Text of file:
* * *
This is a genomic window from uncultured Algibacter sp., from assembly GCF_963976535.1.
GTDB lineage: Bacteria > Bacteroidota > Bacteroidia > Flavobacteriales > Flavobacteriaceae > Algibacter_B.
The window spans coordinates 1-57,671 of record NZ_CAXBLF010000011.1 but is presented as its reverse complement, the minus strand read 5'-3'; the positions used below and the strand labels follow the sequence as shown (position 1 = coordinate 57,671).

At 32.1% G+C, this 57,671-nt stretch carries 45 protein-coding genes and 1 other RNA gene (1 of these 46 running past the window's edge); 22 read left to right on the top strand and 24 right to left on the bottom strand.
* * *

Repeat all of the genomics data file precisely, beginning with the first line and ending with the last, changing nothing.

This is a genomic window from uncultured Algibacter sp., from assembly GCF_963976535.1.
GTDB lineage: Bacteria > Bacteroidota > Bacteroidia > Flavobacteriales > Flavobacteriaceae > Algibacter_B.
The window spans coordinates 1-57,671 of record NZ_CAXBLF010000011.1 but is presented as its reverse complement, the minus strand read 5'-3'; the positions used below and the strand labels follow the sequence as shown (position 1 = coordinate 57,671).

At 32.1% G+C, this 57,671-nt stretch carries 45 protein-coding genes and 1 other RNA gene (1 of these 46 running past the window's edge); 22 read left to right on the top strand and 24 right to left on the bottom strand.